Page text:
Thursday, October 12, 2006

The Trust

It is amazing how much trust is entrusted in one who is a “librarian.” And all this trust, without ever actually testing the person to confirm his/her abilities in performing the given task. For me, all this is working well.

In my library, I have been trusted to teach “advanced level computer classes” on a one-on-one basis. What do I know about programming and hardware technology? Not much. I powerpoint presented to death in library school. I have taken other computer classes before and after library school. Some were self-taught.

But I am not teaching programming. People call us at the branch and ask for help with powerpoint, Excel, using their laptop or anything in Microsoft Office. I can do that. I am the only one at my branch willing to teach at such “high” level. Many of the students are seniors and they are glad that some one will sit with them patiently for an hour and answer their questions. Some are already comfortable using a computer and just want to know how to use a certain program – for their church or community organization. Others want to know how they can communicate with their children in other provinces or countries through email. I find it a delight to teach as I have done this before, long ago in my life. And it is mighty encouraging to receive good evaluation/reviews from your students.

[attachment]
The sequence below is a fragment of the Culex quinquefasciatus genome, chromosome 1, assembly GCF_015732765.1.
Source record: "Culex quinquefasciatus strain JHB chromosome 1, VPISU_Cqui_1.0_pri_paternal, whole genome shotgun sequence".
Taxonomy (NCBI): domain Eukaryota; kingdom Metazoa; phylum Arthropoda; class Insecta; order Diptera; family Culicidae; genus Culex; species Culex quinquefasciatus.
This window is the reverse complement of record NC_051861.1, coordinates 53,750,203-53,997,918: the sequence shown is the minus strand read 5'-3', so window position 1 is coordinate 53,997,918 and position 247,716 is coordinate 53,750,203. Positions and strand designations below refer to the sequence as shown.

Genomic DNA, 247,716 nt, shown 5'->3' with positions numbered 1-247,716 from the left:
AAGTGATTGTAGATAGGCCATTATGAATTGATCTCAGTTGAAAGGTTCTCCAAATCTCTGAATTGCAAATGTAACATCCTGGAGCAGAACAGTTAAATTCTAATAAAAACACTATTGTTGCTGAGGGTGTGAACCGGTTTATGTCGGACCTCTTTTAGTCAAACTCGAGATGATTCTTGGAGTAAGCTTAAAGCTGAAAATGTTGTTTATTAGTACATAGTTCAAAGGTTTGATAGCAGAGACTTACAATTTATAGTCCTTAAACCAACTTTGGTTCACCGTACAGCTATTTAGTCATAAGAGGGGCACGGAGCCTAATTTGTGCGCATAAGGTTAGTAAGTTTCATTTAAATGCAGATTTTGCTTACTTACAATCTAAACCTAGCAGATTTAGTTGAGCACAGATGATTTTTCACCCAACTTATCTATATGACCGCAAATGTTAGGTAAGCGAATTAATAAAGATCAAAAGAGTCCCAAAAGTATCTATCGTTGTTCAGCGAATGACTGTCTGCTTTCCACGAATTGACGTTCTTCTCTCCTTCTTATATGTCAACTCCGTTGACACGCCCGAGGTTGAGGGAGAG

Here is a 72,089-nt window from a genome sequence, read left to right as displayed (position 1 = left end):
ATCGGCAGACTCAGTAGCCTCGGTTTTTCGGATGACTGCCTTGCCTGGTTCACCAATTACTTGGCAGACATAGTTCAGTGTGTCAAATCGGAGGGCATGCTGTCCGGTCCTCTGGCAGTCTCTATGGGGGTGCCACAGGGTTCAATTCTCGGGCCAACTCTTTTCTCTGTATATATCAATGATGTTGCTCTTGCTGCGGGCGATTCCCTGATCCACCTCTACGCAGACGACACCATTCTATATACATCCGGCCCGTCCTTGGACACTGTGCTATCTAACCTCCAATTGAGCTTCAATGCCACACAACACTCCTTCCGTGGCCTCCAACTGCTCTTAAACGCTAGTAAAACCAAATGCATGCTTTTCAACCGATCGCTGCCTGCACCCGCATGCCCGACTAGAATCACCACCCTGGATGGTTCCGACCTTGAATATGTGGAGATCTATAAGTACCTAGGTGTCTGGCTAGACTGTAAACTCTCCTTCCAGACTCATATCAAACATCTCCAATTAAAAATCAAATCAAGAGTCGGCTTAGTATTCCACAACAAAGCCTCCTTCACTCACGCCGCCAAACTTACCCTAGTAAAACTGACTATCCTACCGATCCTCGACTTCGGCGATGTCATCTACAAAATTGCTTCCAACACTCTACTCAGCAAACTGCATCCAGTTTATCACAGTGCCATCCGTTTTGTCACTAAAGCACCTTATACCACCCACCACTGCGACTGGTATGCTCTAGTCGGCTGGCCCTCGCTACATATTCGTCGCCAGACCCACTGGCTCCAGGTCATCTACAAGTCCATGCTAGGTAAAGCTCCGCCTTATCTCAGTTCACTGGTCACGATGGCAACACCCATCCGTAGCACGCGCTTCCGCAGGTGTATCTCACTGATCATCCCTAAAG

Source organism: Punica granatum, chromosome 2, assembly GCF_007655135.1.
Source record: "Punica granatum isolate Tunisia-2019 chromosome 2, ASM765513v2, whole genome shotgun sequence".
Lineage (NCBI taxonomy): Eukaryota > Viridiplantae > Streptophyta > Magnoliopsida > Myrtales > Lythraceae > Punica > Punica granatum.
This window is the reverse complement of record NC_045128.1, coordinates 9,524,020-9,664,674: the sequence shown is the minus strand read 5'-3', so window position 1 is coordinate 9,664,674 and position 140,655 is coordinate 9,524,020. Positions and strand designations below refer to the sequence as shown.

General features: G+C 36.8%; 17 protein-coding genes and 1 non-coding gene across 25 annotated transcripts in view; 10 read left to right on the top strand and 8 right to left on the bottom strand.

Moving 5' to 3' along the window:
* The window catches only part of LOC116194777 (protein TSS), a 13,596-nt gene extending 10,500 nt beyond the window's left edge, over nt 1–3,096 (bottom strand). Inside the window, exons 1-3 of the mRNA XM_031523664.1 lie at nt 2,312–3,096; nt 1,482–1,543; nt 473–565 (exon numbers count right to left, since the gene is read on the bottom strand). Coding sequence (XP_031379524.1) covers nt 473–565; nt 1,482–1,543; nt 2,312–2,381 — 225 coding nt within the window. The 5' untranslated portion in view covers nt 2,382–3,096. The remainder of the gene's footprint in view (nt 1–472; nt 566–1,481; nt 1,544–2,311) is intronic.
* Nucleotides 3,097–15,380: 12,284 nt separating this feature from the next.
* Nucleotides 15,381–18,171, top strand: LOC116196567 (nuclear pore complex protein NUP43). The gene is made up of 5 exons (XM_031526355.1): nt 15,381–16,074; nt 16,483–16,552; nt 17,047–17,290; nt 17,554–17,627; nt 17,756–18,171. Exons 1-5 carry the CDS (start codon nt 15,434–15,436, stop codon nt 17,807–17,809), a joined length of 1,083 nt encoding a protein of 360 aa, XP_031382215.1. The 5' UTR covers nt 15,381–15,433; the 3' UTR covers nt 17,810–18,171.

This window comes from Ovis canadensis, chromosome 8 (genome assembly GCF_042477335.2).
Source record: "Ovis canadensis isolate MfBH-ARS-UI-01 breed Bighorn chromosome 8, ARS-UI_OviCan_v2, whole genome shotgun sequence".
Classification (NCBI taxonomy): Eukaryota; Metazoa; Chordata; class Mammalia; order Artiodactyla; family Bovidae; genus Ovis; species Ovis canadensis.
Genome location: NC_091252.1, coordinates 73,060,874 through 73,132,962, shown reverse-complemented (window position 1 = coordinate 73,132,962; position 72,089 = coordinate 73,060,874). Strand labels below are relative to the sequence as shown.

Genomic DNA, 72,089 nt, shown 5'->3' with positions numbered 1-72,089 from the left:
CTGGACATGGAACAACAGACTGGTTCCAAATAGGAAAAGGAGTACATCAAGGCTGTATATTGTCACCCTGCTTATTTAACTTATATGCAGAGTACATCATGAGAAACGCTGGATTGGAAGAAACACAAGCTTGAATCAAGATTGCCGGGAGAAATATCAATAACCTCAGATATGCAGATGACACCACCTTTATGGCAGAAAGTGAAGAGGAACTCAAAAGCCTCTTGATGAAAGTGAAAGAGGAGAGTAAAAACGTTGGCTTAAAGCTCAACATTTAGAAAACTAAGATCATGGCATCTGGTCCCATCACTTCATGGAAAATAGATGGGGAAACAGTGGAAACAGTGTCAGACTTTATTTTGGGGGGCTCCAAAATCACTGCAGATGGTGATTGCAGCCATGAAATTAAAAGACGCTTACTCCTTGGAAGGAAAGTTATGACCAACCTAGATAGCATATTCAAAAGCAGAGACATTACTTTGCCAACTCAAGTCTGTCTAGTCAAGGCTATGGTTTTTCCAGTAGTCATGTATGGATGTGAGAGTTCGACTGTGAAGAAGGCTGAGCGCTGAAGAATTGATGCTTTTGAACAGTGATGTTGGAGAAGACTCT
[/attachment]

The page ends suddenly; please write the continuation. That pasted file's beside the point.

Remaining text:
I don’t have a designed lesson plan as the lessons and the knowledge base of students differ from week to week. I go in knowing what I know and adjust my style based on the individual. That is what the students find helpful. I follow the pace of my students.

I would like to know from my blog readers, if there are any other libraries teaching such lessons. What works for you and what doesn’t?